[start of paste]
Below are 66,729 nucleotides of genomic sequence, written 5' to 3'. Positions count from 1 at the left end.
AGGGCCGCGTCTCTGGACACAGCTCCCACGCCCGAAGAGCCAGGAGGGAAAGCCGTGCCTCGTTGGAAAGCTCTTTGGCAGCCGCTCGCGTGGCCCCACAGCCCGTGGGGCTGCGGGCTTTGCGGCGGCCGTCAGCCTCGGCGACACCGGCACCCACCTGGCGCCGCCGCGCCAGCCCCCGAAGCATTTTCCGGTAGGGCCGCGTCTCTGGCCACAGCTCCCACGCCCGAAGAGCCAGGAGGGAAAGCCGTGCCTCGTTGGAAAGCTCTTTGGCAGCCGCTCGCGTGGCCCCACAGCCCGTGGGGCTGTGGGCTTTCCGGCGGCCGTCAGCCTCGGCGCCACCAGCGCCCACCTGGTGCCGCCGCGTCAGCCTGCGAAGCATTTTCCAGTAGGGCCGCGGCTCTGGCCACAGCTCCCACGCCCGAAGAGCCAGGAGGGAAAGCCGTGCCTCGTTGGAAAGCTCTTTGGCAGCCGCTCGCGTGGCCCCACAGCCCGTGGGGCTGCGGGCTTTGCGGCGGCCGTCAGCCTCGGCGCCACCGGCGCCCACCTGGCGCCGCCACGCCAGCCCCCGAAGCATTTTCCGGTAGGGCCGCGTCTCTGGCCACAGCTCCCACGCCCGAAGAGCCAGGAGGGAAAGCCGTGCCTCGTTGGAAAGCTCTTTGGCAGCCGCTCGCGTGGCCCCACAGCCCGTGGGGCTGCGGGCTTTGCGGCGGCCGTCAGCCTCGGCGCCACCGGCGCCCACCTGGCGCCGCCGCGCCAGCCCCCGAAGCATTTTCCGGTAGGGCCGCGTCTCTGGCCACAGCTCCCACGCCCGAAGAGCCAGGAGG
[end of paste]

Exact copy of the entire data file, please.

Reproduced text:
Below are 66,729 nucleotides of genomic sequence, written 5' to 3'. Positions count from 1 at the left end.
AGGGCCGCGTCTCTGGACACAGCTCCCACGCCCGAAGAGCCAGGAGGGAAAGCCGTGCCTCGTTGGAAAGCTCTTTGGCAGCCGCTCGCGTGGCCCCACAGCCCGTGGGGCTGCGGGCTTTGCGGCGGCCGTCAGCCTCGGCGACACCGGCACCCACCTGGCGCCGCCGCGCCAGCCCCCGAAGCATTTTCCGGTAGGGCCGCGTCTCTGGCCACAGCTCCCACGCCCGAAGAGCCAGGAGGGAAAGCCGTGCCTCGTTGGAAAGCTCTTTGGCAGCCGCTCGCGTGGCCCCACAGCCCGTGGGGCTGTGGGCTTTCCGGCGGCCGTCAGCCTCGGCGCCACCAGCGCCCACCTGGTGCCGCCGCGTCAGCCTGCGAAGCATTTTCCAGTAGGGCCGCGGCTCTGGCCACAGCTCCCACGCCCGAAGAGCCAGGAGGGAAAGCCGTGCCTCGTTGGAAAGCTCTTTGGCAGCCGCTCGCGTGGCCCCACAGCCCGTGGGGCTGCGGGCTTTGCGGCGGCCGTCAGCCTCGGCGCCACCGGCGCCCACCTGGCGCCGCCACGCCAGCCCCCGAAGCATTTTCCGGTAGGGCCGCGTCTCTGGCCACAGCTCCCACGCCCGAAGAGCCAGGAGGGAAAGCCGTGCCTCGTTGGAAAGCTCTTTGGCAGCCGCTCGCGTGGCCCCACAGCCCGTGGGGCTGCGGGCTTTGCGGCGGCCGTCAGCCTCGGCGCCACCGGCGCCCACCTGGCGCCGCCGCGCCAGCCCCCGAAGCATTTTCCGGTAGGGCCGCGTCTCTGGCCACAGCTCCCACGCCCGAAGAGCCAGGAGG